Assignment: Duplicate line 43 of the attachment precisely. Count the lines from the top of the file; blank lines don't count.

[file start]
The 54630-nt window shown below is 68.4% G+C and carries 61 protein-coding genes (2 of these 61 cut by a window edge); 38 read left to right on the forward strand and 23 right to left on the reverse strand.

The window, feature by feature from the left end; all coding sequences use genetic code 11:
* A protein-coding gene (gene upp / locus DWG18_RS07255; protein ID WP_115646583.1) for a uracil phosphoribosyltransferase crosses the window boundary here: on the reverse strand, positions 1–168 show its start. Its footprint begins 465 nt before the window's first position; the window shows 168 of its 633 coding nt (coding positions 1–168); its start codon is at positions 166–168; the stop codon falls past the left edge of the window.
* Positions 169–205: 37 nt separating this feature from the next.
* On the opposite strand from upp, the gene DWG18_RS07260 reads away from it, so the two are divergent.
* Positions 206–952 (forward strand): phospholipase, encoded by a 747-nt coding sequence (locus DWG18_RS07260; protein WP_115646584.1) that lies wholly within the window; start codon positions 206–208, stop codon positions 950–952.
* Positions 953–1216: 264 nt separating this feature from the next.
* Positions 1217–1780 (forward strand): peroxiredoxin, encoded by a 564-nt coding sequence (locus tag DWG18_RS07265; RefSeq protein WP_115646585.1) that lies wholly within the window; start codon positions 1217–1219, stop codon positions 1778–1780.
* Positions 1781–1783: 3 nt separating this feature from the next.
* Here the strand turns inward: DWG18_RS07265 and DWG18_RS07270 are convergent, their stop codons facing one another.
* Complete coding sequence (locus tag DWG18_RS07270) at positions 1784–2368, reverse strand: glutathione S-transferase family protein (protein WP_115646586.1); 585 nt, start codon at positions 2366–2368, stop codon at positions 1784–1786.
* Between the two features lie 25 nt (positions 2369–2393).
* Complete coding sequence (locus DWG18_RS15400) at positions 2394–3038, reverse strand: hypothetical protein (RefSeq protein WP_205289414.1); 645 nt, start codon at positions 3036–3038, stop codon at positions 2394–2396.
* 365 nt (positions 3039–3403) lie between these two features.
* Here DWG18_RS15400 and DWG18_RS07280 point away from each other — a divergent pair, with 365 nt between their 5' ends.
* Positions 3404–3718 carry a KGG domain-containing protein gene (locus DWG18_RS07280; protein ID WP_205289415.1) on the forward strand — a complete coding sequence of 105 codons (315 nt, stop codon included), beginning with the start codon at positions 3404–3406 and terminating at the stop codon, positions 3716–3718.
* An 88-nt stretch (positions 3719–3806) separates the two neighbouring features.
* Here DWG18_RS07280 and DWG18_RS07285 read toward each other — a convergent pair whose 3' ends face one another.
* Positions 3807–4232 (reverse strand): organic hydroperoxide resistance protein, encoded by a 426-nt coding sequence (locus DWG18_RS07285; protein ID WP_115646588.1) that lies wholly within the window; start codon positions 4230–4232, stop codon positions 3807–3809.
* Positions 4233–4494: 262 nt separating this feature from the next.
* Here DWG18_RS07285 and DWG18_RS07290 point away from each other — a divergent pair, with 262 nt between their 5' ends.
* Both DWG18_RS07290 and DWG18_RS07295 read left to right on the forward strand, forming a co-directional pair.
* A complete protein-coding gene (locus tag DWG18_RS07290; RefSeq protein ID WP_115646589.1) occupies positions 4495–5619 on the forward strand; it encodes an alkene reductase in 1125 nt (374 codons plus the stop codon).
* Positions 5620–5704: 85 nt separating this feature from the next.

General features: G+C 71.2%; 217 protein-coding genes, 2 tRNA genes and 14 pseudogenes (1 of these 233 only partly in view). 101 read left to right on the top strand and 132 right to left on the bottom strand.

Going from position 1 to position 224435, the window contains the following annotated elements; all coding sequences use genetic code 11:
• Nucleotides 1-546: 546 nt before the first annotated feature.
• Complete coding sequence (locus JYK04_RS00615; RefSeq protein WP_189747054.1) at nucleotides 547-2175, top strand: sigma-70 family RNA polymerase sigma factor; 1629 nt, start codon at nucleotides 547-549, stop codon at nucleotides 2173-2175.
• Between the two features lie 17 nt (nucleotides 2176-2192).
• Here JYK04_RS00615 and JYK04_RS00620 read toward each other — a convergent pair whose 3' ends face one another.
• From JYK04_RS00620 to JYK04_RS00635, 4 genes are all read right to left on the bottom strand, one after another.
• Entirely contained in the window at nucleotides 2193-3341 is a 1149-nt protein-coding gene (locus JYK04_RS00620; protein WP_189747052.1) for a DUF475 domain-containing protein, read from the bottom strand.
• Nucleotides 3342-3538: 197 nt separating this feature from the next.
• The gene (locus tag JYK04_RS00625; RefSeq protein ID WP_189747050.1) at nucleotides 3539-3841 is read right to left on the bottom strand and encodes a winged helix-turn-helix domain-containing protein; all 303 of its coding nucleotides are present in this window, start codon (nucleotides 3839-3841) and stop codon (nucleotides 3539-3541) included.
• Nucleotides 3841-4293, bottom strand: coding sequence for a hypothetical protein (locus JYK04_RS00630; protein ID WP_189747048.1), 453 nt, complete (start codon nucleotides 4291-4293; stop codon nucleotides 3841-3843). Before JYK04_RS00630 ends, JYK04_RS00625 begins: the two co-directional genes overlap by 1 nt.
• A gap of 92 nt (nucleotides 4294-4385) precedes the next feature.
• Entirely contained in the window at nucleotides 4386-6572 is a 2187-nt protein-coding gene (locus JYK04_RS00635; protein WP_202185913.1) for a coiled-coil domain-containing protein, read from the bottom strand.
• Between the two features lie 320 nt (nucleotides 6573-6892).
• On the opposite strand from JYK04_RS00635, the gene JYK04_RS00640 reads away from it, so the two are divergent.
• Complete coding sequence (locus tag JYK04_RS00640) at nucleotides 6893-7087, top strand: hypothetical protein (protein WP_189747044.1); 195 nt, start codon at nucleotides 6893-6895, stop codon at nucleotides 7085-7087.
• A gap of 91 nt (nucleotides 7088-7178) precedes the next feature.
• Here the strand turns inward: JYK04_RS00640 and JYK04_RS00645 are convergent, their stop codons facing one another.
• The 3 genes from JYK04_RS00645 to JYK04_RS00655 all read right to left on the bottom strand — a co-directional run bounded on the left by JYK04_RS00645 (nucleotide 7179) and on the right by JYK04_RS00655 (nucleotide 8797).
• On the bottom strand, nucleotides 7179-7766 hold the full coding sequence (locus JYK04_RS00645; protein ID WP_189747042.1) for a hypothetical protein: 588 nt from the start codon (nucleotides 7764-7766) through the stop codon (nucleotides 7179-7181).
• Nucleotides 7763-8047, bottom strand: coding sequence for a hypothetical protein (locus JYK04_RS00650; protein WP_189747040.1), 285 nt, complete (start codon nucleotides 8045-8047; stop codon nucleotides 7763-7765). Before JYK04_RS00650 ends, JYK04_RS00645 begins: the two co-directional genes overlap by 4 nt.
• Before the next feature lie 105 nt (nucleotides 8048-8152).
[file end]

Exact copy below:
• The 3 genes from JYK04_RS00645 to JYK04_RS00655 all read right to left on the bottom strand — a co-directional run bounded on the left by JYK04_RS00645 (nucleotide 7179) and on the right by JYK04_RS00655 (nucleotide 8797).